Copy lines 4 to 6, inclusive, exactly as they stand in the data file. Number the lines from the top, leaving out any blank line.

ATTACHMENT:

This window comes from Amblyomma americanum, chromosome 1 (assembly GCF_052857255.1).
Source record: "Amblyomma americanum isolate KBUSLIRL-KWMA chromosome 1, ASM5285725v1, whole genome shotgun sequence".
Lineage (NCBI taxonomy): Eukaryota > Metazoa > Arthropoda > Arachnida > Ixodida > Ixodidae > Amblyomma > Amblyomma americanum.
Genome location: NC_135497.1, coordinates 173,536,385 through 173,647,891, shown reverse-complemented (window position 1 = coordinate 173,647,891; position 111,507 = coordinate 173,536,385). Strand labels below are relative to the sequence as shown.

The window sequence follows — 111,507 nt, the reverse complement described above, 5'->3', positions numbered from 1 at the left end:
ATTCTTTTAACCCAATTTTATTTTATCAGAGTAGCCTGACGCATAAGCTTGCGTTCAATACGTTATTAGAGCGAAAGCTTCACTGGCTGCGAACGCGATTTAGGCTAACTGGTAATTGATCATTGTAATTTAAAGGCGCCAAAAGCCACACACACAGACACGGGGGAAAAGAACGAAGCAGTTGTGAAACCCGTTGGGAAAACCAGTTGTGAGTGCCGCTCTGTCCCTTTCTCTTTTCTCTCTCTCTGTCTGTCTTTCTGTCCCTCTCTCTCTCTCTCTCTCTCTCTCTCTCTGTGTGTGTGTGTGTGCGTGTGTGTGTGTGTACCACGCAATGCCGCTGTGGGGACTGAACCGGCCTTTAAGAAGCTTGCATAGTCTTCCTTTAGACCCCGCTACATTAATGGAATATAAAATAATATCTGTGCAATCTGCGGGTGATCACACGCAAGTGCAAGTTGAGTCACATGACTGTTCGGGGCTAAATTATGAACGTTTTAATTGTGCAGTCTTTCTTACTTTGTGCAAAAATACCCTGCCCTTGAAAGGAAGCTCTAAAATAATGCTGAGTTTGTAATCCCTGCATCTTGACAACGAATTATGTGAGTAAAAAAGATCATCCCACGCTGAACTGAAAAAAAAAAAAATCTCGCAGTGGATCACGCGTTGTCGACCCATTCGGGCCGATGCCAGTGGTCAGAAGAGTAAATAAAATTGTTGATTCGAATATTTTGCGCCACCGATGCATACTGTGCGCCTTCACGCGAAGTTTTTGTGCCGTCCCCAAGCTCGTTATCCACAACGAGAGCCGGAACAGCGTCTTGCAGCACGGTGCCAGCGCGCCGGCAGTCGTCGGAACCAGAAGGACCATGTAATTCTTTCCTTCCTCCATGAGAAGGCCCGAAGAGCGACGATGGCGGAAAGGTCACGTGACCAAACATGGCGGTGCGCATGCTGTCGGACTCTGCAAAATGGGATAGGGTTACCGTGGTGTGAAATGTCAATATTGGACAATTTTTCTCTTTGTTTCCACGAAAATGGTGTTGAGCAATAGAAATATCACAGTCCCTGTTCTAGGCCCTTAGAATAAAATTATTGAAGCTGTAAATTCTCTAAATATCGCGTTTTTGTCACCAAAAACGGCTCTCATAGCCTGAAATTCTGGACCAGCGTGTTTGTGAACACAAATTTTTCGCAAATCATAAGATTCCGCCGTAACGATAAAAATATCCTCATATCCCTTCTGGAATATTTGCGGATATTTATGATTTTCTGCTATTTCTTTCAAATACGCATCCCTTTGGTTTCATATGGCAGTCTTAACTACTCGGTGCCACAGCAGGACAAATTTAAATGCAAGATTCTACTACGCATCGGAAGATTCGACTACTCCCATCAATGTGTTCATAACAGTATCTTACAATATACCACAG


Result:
Genome location: NC_135497.1, coordinates 173,536,385 through 173,647,891, shown reverse-complemented (window position 1 = coordinate 173,647,891; position 111,507 = coordinate 173,536,385). Strand labels below are relative to the sequence as shown.

The window sequence follows — 111,507 nt, the reverse complement described above, 5'->3', positions numbered from 1 at the left end:
ATTCTTTTAACCCAATTTTATTTTATCAGAGTAGCCTGACGCATAAGCTTGCGTTCAATACGTTATTAGAGCGAAAGCTTCACTGGCTGCGAACGCGATTTAGGCTAACTGGTAATTGATCATTGTAATTTAAAGGCGCCAAAAGCCACACACACAGACACGGGGGAAAAGAACGAAGCAGTTGTGAAACCCGTTGGGAAAACCAGTTGTGAGTGCCGCTCTGTCCCTTTCTCTTTTCTCTCTCTCTGTCTGTCTTTCTGTCCCTCTCTCTCTCTCTCTCTCTCTCTCTCTCTGTGTGTGTGTGTGTGCGTGTGTGTGTGTGTACCACGCAATGCCGCTGTGGGGACTGAACCGGCCTTTAAGAAGCTTGCATAGTCTTCCTTTAGACCCCGCTACATTAATGGAATATAAAATAATATCTGTGCAATCTGCGGGTGATCACACGCAAGTGCAAGTTGAGTCACATGACTGTTCGGGGCTAAATTATGAACGTTTTAATTGTGCAGTCTTTCTTACTTTGTGCAAAAATACCCTGCCCTTGAAAGGAAGCTCTAAAATAATGCTGAGTTTGTAATCCCTGCATCTTGACAACGAATTATGTGAGTAAAAAAGATCATCCCACGCTGAACTGAAAAAAAAAAAAATCTCGCAGTGGATCACGCGTTGTCGACCCATTCGGGCCGATGCCAGTGGTCAGAAGAGTAAATAAAATTGTTGATTCGAATATTTTGCGCCACCGATGCATACTGTGCGCCTTCACGCGAAGTTTTTGTGCCGTCCCCAAGCTCGTTATCCACAACGAGAGCCGGAACAGCGTCTTGCAGCACGGTGCCAGCGCGCCGGCAGTCGTCGGAACCAGAAGGACCATGTAATTCTTTCCTTCCTCCATGAGAAGGCCCGAAGAGCGACGATGGCGGAAAGGTCACGTGACCAAACATGGCGGTGCGCATGCTGTCGGACTCTGCAAAATGGGATAGGGTTACCGTGGTGTGAAATGTCAATATTGGACAATTTTTCTCTTTGTTTCCACGAAAATGGTGTTGAGCAATAGAAATATCACAGTCCCTGTTCTAGGCCCTTAGAATAAAATTATTGAAGCTGTAAATTCTCTAAATATCGCGTTTTTGTCACCAAAAACGGCTCTCATAGCCTGAAATTCTGGACCAGCGTGTTTGTGAACACAAATTTTTCGCAAATCATAAGATTCCGCCGTAACGATAAAAATATCCTCATATCCCTTCTGGAATATTTGCGGATATTTATGATTTTCTGCTATTTCTTTCAAATACGCATCCCTTTGGTTTCATATGGCAGTCTTAACTACTCGGTGCCACAGCAGGACAAATTTAAATGCAAGATTCTACTACGCATCGGAAGATTCGACTACTCCCATCAATGTGTTCATAACAGTATCTTACAATATACCACAG